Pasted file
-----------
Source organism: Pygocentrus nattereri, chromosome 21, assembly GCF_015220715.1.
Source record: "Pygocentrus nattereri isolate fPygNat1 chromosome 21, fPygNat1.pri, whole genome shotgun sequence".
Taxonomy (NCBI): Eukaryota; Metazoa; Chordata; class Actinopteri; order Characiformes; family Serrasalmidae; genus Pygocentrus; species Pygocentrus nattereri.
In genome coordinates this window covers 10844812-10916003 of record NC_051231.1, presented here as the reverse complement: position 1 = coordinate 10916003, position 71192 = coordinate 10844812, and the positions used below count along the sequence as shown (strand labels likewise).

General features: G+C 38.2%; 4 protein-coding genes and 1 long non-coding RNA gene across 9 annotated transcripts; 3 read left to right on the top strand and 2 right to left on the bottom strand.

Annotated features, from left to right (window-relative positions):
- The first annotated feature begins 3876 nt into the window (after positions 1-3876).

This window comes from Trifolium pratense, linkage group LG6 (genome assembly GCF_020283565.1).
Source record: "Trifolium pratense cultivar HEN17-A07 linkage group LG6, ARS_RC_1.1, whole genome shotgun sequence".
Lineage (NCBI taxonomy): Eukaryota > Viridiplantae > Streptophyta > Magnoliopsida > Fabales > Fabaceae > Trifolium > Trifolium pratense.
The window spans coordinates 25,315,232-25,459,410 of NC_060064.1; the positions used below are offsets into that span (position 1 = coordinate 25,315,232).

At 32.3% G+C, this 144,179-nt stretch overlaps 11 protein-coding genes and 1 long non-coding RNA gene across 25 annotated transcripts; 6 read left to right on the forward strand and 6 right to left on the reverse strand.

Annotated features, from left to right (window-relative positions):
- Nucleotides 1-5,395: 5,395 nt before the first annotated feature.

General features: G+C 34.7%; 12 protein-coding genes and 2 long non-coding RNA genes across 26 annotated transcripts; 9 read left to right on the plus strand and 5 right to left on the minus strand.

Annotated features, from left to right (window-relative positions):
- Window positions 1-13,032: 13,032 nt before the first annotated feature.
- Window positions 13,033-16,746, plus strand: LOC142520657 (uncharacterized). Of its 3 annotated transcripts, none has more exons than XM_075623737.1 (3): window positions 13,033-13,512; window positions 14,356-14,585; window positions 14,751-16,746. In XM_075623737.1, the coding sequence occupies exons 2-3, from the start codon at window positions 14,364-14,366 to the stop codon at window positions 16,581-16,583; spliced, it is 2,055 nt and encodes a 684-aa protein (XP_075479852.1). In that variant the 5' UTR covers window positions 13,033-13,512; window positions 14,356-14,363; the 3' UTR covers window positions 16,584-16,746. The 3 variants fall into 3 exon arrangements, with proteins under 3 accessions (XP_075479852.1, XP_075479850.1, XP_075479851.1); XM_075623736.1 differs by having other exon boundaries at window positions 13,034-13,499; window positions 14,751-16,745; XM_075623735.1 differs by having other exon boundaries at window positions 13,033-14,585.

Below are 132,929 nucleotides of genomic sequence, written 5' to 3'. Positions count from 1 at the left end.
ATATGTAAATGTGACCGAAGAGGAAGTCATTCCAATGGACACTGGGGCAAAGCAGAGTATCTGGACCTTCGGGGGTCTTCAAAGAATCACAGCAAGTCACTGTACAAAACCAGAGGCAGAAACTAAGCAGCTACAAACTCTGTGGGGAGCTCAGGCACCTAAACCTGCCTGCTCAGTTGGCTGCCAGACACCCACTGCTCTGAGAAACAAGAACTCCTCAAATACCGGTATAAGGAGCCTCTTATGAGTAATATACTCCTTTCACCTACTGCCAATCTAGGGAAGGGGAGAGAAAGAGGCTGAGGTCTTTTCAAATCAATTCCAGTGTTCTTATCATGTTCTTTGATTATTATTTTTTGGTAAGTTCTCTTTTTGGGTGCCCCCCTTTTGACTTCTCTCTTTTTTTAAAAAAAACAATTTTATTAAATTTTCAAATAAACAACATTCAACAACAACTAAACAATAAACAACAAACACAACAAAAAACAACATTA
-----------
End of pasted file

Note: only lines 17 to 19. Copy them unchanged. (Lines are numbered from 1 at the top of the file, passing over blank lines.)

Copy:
- Window positions 1-13,032: 13,032 nt before the first annotated feature.
- Window positions 13,033-16,746, plus strand: LOC142520657 (uncharacterized). Of its 3 annotated transcripts, none has more exons than XM_075623737.1 (3): window positions 13,033-13,512; window positions 14,356-14,585; window positions 14,751-16,746. In XM_075623737.1, the coding sequence occupies exons 2-3, from the start codon at window positions 14,364-14,366 to the stop codon at window positions 16,581-16,583; spliced, it is 2,055 nt and encodes a 684-aa protein (XP_075479852.1). In that variant the 5' UTR covers window positions 13,033-13,512; window positions 14,356-14,363; the 3' UTR covers window positions 16,584-16,746. The 3 variants fall into 3 exon arrangements, with proteins under 3 accessions (XP_075479852.1, XP_075479850.1, XP_075479851.1); XM_075623736.1 differs by having other exon boundaries at window positions 13,034-13,499; window positions 14,751-16,745; XM_075623735.1 differs by having other exon boundaries at window positions 13,033-14,585.

Below are 132,929 nucleotides of genomic sequence, written 5' to 3'. Positions count from 1 at the left end.